Certainly not so in Pakistan where titles in Urdu and regional languages are hard to come by! And this where the knowledge divide starts for most at a very early age and remains throughout life. Similar disparities exist with respect to age as well as access to technology infrastructure and internet. The poor are systematically discriminated against because of their weak language skills, poor technological savvy, or lack of access to infrastructure and equipment.

Technology could be an important enabler but these avenues are distributed unequally. The simplicity and user-friendliness of ChatGPT and other technologies offer avenues of social advancement and the hope of producing solutions that can help bridge these divides at least partially. ChatGPT already has reasonable language translation ability and the ability to produce text in Urdu and other languages. Perhaps some work on refining the Urdu language capabilities of ChatGPT based model and we should have the means to providing every Pakistan with relevant content of their interest in the language of their forefathers in an automated, timely, and rather costless fashion.

No Pakistani should be at the receiving end of knowledge poverty just because they want to hang onto the language of their forefathers.


Embracing this new technology will also require a significant learning effort. Universities are not known to change easily and quickly; and a vast majority of university leadership and staff is usually too old to fully embrace rapid technological change.

We should expect some resistance but be ready to demonstrate value and provide support and training for those who see the writing on the wall and who want to change. This could take the form of training and courses in understanding how ChatGPT works, the newly popular skill of "prompt engineering" or "AI whispering" as it is being called that will allow people to use AI's assistance properly, designing evaluation frameworks to work using ChatGPT, etc.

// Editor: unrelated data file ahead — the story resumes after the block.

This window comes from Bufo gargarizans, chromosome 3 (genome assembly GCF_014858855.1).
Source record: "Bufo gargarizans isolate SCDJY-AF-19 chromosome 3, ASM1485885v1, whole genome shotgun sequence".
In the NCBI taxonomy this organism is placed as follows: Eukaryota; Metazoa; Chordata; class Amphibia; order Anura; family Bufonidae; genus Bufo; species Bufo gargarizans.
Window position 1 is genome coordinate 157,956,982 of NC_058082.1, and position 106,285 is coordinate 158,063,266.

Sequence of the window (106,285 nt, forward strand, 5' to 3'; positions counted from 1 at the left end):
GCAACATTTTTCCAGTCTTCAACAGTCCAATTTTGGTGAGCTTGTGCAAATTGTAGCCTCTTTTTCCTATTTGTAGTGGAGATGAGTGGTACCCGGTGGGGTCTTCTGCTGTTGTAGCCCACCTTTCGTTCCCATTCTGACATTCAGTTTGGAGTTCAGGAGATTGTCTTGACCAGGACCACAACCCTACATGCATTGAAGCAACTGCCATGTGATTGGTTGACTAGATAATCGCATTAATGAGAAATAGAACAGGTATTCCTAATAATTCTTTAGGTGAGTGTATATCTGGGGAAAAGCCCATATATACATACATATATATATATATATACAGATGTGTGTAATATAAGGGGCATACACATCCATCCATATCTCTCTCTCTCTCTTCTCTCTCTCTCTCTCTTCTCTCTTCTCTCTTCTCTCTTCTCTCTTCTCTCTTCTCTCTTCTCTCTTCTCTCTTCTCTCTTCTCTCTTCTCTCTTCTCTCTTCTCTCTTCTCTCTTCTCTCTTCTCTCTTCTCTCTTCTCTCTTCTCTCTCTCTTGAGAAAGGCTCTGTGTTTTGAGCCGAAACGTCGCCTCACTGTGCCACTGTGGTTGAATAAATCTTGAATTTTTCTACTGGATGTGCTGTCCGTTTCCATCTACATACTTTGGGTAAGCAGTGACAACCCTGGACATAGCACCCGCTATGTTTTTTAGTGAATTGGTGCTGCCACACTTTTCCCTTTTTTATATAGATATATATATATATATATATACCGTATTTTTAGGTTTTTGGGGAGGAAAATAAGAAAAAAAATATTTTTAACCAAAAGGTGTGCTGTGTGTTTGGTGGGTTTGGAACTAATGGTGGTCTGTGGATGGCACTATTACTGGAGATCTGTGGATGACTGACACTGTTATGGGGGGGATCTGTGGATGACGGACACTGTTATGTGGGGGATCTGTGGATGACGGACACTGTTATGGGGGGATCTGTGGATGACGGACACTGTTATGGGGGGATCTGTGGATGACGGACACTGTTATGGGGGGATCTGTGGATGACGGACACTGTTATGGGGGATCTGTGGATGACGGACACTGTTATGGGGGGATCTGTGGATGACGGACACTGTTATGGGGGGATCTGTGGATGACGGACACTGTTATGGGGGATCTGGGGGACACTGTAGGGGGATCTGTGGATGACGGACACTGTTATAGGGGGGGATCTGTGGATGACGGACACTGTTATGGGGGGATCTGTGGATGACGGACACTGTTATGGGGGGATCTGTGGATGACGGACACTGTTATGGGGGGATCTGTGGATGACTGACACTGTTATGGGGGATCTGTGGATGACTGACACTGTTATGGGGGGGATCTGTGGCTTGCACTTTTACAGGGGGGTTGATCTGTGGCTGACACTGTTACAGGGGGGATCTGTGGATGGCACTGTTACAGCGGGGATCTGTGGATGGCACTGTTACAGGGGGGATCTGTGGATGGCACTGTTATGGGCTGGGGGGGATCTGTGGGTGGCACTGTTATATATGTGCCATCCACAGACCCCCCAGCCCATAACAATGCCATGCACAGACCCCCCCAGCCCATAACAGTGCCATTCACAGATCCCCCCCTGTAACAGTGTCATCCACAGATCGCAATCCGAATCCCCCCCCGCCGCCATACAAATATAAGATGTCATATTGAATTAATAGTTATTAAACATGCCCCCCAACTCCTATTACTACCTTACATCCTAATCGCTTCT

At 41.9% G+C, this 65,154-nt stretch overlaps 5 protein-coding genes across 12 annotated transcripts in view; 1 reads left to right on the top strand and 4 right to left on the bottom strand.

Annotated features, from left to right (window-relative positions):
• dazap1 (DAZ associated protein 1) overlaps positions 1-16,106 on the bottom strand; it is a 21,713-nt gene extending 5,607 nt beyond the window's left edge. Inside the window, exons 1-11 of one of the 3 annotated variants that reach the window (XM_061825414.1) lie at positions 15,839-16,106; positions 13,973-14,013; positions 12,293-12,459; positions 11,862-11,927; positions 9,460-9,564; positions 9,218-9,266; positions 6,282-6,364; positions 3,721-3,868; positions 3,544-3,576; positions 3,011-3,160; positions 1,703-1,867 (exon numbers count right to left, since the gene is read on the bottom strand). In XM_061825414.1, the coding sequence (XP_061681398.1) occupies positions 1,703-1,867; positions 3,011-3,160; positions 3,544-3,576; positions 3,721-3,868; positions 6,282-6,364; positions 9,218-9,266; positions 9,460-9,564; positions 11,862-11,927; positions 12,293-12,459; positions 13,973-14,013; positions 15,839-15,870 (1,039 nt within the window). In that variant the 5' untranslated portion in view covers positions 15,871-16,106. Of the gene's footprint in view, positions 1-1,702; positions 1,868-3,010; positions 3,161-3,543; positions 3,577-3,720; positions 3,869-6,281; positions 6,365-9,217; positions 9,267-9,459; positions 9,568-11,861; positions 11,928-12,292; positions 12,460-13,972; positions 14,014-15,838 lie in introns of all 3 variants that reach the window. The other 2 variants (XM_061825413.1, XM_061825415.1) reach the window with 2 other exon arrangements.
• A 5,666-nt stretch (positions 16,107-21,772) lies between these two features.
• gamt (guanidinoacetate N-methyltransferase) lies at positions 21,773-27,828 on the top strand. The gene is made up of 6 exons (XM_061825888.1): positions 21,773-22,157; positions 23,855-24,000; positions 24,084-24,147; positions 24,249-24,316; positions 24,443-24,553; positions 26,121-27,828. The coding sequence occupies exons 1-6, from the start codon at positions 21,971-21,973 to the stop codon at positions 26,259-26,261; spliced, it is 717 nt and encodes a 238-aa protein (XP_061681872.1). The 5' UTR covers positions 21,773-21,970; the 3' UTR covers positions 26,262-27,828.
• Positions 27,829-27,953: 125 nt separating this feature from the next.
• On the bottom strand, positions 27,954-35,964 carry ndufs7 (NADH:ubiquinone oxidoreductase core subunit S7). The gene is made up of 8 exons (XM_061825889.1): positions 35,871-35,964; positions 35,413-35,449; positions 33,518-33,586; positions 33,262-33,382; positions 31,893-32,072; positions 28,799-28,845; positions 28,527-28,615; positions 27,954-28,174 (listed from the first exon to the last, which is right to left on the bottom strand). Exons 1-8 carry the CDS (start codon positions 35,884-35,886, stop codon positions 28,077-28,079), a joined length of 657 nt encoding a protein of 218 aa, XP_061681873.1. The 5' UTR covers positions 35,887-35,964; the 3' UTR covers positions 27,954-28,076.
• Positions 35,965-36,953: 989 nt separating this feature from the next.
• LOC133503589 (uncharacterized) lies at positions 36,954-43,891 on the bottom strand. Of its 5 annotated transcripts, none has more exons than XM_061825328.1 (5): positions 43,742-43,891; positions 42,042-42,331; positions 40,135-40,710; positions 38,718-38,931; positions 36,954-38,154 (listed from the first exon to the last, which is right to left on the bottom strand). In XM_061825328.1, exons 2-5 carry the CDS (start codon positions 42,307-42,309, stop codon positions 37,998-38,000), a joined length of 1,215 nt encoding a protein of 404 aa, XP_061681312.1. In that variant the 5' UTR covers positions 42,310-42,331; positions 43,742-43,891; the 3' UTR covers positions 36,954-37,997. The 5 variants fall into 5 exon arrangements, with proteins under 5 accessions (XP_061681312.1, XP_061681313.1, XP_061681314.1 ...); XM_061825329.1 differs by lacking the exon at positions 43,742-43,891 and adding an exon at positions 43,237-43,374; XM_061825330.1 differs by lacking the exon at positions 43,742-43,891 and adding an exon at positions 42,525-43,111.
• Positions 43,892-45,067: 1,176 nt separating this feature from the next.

ChatGPT (and generative AI more generally) offers a number of solutions that could help Pakistani academia pull itself out of its rut and initiate progress towards the enhancement of quality and efficiency. Some of these solutions appear to be easy enough for the early adapters to begin using them without any further intermediation. Others will be more costly or difficult and may require additional work to build on existing platforms. Yet others might be in the relatively distant future and may have to wait for the construction of additional platforms and the investment of significant additional resources.

Sequencing the response:

We should classify use-cases to be developed for academia in 4 broad categories and get to work on these immediately in the following order:

Low-Hanging Fruits are some activities, such as drafting, that are already happening among the early adapters. However, some actions will need championing by a legitimate group of early adaptors and champions. These include hortatory or facilitating actions to broaden the group of adapters, building consensus around a framework for channeling AI actions towards socially beneficial areas.